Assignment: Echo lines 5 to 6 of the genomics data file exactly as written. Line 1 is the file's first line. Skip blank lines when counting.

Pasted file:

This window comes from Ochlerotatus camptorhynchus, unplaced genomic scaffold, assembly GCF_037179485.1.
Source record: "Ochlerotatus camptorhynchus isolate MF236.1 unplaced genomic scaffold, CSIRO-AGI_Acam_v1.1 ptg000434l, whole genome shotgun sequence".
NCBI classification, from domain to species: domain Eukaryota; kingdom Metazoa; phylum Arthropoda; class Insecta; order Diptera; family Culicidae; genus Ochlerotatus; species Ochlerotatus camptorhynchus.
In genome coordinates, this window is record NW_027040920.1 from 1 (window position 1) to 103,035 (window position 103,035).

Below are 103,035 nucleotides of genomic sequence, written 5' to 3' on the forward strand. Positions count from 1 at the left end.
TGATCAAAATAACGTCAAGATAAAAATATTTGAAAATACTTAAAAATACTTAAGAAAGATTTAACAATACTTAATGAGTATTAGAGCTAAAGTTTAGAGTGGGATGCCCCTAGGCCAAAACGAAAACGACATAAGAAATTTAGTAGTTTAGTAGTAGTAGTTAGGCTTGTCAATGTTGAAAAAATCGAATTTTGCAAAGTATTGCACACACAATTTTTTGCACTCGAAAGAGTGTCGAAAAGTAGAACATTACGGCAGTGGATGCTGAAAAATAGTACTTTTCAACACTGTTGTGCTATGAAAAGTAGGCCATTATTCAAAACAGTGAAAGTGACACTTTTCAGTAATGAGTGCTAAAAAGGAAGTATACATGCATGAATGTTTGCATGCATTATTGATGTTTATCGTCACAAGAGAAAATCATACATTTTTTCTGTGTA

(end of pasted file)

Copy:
Below are 103,035 nucleotides of genomic sequence, written 5' to 3' on the forward strand. Positions count from 1 at the left end.
TGATCAAAATAACGTCAAGATAAAAATATTTGAAAATACTTAAAAATACTTAAGAAAGATTTAACAATACTTAATGAGTATTAGAGCTAAAGTTTAGAGTGGGATGCCCCTAGGCCAAAACGAAAACGACATAAGAAATTTAGTAGTTTAGTAGTAGTAGTTAGGCTTGTCAATGTTGAAAAAATCGAATTTTGCAAAGTATTGCACACACAATTTTTTGCACTCGAAAGAGTGTCGAAAAGTAGAACATTACGGCAGTGGATGCTGAAAAATAGTACTTTTCAACACTGTTGTGCTATGAAAAGTAGGCCATTATTCAAAACAGTGAAAGTGACACTTTTCAGTAATGAGTGCTAAAAAGGAAGTATACATGCATGAATGTTTGCATGCATTATTGATGTTTATCGTCACAAGAGAAAATCATACATTTTTTCTGTGTA